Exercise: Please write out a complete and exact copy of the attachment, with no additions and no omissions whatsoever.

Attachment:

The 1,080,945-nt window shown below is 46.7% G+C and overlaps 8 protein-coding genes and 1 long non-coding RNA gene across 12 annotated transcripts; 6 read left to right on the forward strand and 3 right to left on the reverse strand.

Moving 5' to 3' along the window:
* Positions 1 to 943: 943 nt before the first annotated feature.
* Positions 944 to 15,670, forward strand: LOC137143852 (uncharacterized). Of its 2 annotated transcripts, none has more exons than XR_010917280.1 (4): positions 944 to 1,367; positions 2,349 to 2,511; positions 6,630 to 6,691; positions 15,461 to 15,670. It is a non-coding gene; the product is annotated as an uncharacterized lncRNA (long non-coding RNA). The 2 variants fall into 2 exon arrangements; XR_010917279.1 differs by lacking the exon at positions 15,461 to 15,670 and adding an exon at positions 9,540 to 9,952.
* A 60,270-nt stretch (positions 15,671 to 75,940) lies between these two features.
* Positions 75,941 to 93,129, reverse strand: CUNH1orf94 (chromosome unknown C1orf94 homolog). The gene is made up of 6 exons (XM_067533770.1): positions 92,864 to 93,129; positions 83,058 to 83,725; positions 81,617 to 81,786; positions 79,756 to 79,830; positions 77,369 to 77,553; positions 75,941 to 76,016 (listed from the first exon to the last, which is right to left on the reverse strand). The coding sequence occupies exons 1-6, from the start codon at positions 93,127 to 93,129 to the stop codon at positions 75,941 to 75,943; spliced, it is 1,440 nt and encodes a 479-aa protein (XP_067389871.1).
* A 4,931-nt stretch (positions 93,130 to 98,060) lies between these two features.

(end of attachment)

The 1,080,945-nt window shown below is 46.7% G+C and overlaps 8 protein-coding genes and 1 long non-coding RNA gene across 12 annotated transcripts; 6 read left to right on the forward strand and 3 right to left on the reverse strand.

Moving 5' to 3' along the window:
* Positions 1 to 943: 943 nt before the first annotated feature.
* Positions 944 to 15,670, forward strand: LOC137143852 (uncharacterized). Of its 2 annotated transcripts, none has more exons than XR_010917280.1 (4): positions 944 to 1,367; positions 2,349 to 2,511; positions 6,630 to 6,691; positions 15,461 to 15,670. It is a non-coding gene; the product is annotated as an uncharacterized lncRNA (long non-coding RNA). The 2 variants fall into 2 exon arrangements; XR_010917279.1 differs by lacking the exon at positions 15,461 to 15,670 and adding an exon at positions 9,540 to 9,952.
* A 60,270-nt stretch (positions 15,671 to 75,940) lies between these two features.
* Positions 75,941 to 93,129, reverse strand: CUNH1orf94 (chromosome unknown C1orf94 homolog). The gene is made up of 6 exons (XM_067533770.1): positions 92,864 to 93,129; positions 83,058 to 83,725; positions 81,617 to 81,786; positions 79,756 to 79,830; positions 77,369 to 77,553; positions 75,941 to 76,016 (listed from the first exon to the last, which is right to left on the reverse strand). The coding sequence occupies exons 1-6, from the start codon at positions 93,127 to 93,129 to the stop codon at positions 75,941 to 75,943; spliced, it is 1,440 nt and encodes a 479-aa protein (XP_067389871.1).
* A 4,931-nt stretch (positions 93,130 to 98,060) lies between these two features.